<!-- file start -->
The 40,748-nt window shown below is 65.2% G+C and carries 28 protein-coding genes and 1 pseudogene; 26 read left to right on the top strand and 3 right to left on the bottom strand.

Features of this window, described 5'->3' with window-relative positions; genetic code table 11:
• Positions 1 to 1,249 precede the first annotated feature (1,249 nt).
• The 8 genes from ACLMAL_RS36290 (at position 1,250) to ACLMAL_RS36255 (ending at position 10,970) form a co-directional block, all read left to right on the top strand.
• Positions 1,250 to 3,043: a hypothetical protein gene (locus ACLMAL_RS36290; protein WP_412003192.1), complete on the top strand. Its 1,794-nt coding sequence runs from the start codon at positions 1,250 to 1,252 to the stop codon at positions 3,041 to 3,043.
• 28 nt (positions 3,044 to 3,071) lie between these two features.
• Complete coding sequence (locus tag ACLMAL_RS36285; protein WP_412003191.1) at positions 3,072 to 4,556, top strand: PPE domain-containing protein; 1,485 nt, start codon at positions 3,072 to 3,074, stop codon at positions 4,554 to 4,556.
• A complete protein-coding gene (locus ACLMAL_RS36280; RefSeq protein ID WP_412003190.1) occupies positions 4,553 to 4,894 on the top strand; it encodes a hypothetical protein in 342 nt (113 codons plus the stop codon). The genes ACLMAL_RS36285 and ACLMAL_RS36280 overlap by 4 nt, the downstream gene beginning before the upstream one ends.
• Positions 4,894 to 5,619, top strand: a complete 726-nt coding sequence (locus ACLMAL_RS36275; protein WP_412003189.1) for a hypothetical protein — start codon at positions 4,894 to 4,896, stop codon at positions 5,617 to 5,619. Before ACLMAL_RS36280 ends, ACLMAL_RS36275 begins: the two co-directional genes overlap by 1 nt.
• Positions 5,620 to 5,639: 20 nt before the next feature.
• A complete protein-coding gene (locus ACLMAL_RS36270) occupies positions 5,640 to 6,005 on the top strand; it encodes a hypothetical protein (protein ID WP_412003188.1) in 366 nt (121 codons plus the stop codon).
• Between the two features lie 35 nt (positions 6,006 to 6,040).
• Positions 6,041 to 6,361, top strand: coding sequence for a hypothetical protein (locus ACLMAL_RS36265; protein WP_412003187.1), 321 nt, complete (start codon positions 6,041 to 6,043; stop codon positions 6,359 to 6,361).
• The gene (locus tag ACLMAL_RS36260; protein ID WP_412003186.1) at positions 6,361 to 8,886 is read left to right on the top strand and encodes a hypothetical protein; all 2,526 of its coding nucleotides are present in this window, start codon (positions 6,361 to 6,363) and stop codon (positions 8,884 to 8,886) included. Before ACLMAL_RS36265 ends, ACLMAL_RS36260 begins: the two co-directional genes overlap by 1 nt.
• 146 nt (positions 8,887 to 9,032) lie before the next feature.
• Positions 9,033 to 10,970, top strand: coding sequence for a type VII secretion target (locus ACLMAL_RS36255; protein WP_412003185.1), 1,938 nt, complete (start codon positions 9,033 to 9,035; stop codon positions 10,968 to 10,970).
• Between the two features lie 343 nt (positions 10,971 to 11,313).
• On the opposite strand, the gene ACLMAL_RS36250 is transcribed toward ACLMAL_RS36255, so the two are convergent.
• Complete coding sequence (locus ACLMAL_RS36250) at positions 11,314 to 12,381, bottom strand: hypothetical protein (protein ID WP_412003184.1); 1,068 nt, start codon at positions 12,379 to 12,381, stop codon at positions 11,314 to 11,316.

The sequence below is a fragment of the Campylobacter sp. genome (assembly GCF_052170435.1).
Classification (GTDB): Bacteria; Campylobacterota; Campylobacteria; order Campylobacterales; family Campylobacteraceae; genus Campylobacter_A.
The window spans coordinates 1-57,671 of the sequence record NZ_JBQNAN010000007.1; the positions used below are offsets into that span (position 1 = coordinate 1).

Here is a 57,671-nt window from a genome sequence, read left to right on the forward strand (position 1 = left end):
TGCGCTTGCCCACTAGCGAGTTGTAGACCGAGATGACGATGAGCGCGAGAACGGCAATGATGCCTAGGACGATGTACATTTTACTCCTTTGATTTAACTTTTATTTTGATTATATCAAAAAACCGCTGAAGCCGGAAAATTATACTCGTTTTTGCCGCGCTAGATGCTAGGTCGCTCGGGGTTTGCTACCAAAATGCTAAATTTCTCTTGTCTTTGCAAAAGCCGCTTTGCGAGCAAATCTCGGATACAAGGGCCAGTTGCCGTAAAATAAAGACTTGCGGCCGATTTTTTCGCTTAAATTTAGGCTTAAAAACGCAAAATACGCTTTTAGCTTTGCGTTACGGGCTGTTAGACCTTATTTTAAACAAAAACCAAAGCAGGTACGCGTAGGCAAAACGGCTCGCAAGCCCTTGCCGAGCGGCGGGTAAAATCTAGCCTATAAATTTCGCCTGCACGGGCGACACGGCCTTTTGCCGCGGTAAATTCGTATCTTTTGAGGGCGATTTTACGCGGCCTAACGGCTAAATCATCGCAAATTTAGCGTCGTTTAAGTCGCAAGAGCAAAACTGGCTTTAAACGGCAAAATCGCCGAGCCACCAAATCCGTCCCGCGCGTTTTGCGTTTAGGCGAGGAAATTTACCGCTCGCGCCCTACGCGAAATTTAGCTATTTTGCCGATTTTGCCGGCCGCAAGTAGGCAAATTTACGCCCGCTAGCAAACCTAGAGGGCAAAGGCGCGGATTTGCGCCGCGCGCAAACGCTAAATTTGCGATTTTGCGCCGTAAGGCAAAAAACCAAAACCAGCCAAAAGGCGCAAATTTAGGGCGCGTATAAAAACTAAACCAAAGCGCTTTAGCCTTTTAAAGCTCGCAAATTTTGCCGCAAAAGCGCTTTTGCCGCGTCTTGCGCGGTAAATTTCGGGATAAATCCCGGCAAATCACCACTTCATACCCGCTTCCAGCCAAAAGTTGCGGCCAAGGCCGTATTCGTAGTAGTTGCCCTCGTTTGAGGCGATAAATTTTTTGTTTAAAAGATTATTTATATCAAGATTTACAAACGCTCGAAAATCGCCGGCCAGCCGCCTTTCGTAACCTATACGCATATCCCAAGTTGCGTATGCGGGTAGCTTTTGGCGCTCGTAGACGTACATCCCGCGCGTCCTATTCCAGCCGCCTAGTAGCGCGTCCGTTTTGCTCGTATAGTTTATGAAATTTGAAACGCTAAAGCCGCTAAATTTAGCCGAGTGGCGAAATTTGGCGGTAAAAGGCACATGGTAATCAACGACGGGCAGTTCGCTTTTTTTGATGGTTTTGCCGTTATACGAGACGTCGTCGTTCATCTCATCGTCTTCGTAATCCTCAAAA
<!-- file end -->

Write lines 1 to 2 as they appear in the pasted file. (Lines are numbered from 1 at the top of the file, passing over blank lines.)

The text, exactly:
The 40,748-nt window shown below is 65.2% G+C and carries 28 protein-coding genes and 1 pseudogene; 26 read left to right on the top strand and 3 right to left on the bottom strand.

Features of this window, described 5'->3' with window-relative positions; genetic code table 11: